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Toilet Week 2021: On the trail of water - why less is simply more

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We rely on it several times a day. Discreetly and reliably, it helps us keep our hygiene standards high. It would be hard to imagine life without it. It is time to thank it for its tireless service. On the occasion of World Toilet Day on 19 November, we say:

Thank you Toilet! You are just great!!

Because being able to use a toilet is far from being a matter of course worldwide. Many people have to do without the luxury of their own toilet. That's why we want to give toilets the attention they deserve. And at the same time, we want to take a look behind the scenes of how we use toilets, which we take so much for granted.

The issue with water: no limitless pleasure

Today, let's start by looking at how water came to the toilet, or the toilet to water, and why it makes sense to look for alternatives.

Once upon a time there was a toilet – from 00 to 100

Even the Romans were concerned about the practical disposal of excreta. Here, going to the toilet was a communal experience, when up to 60 people gathered at the public latrines for a cheerful exchange. Urine and faeces were flushed into a sewer even then.

In the Middle Ages, however, this idea was literally thrown out the window again and one had to be careful in the alleys not to get caught by a falling heap.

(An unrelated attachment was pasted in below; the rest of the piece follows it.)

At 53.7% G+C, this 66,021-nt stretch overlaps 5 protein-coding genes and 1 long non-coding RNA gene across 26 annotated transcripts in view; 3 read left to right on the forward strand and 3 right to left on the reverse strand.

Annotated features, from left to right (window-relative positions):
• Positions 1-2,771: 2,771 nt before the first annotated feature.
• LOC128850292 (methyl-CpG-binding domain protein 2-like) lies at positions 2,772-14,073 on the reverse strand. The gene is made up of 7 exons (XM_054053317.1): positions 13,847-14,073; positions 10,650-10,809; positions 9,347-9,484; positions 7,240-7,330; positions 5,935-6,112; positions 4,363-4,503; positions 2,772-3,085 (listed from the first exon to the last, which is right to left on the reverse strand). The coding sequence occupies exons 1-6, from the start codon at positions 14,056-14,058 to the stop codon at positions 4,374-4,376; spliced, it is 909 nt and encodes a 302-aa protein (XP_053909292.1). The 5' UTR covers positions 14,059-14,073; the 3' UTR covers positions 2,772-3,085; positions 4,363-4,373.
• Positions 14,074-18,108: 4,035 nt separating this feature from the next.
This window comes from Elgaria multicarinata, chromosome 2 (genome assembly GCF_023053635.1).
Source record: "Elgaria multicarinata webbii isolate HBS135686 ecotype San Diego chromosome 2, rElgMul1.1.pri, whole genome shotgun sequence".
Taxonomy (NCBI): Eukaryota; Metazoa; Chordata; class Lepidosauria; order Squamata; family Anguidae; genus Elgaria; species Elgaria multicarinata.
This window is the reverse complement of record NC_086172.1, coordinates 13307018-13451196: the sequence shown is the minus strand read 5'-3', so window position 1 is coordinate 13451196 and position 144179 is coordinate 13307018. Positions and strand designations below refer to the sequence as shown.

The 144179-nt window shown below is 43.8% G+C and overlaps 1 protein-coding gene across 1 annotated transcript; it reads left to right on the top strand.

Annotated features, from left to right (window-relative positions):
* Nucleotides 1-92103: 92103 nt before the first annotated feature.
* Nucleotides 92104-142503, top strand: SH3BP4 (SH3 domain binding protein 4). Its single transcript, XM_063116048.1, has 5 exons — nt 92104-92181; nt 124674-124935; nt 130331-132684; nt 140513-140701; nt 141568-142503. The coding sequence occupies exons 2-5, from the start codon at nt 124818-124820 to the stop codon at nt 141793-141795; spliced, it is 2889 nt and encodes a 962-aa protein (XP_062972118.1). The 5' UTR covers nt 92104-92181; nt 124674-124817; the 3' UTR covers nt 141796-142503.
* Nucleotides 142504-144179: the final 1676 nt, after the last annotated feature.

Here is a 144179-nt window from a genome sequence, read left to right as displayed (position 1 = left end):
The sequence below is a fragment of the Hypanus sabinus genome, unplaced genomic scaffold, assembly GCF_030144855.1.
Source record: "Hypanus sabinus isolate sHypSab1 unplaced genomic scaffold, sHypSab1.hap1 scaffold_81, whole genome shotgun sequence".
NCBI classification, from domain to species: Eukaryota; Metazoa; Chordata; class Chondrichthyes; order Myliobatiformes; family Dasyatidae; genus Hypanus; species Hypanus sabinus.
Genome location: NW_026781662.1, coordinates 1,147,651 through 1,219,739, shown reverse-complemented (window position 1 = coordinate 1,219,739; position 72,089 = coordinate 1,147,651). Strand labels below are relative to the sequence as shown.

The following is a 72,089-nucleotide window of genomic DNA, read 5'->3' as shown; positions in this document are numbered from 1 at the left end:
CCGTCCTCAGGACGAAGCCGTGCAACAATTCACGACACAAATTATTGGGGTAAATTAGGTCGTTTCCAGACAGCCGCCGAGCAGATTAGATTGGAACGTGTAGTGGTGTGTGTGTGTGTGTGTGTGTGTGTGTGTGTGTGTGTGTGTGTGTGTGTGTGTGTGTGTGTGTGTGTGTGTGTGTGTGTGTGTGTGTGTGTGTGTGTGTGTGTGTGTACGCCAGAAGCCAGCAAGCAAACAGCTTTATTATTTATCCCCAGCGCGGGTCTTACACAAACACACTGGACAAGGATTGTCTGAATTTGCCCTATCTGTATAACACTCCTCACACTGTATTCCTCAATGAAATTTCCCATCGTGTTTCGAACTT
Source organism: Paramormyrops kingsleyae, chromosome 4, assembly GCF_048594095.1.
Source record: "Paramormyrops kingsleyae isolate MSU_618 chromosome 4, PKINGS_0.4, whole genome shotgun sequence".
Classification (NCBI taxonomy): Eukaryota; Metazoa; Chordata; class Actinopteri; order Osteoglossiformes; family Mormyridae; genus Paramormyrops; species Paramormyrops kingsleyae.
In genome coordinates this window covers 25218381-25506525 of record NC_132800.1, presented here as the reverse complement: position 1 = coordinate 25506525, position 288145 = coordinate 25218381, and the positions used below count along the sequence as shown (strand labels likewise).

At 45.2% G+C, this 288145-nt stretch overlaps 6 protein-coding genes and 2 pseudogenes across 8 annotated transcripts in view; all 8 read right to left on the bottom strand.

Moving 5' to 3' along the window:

It was not until the middle of the 19th century that there was a significant change and the water closet was installed in the first houses. By the end of the century, water connections, and thus also the toilet, were already standard in the homes of city dwellers. Meanwhile, people in rural areas were still keeping their heads above water with the outhouse. But here, too, it wasn't long before it was a case of: water march!

A stream with stones on which moss grows and where the water flows past in small rapids.© Kildwick/Florian Manhardt

Out of sight, out of mind – our water consumption put to the test

A few years have passed, but the toilet system has hardly changed. Modern cisterns save a little water, but a normal flush still requires at least 9 litres. When the economy button is used, 3 litres simply disappear down the pipe.

Since a healthy person uses the toilet up to eight times a day, this quickly adds up to an unbelievable amount of water that is only used to accompany our excrement on its way to the sewage treatment plant. Extrapolating, one person uses 12,775 litres of water a year just by going to the toilet.

That's a number that's hard to imagine, so we've calculated it down: Germans use an average of 35 litres a day to flush the toilet. That's almost four cases of water a day, or 120 cases a month that we just dump down the toilet - imagine if you had to haul it all in first.

Not all wastewater is the same – from valuable to harmful

Wastewater consists of only one percent dirt, 99 percent is water. A distinction can be made between different types of wastewater.

Black water is produced when we go to the toilet. It contains only human excreta and is therefore actually very valuable.
Yellow water also has high potential, because it consists only of urine and water. It is therefore a purely natural product that can be collected and recycled, for example, through separation toilets.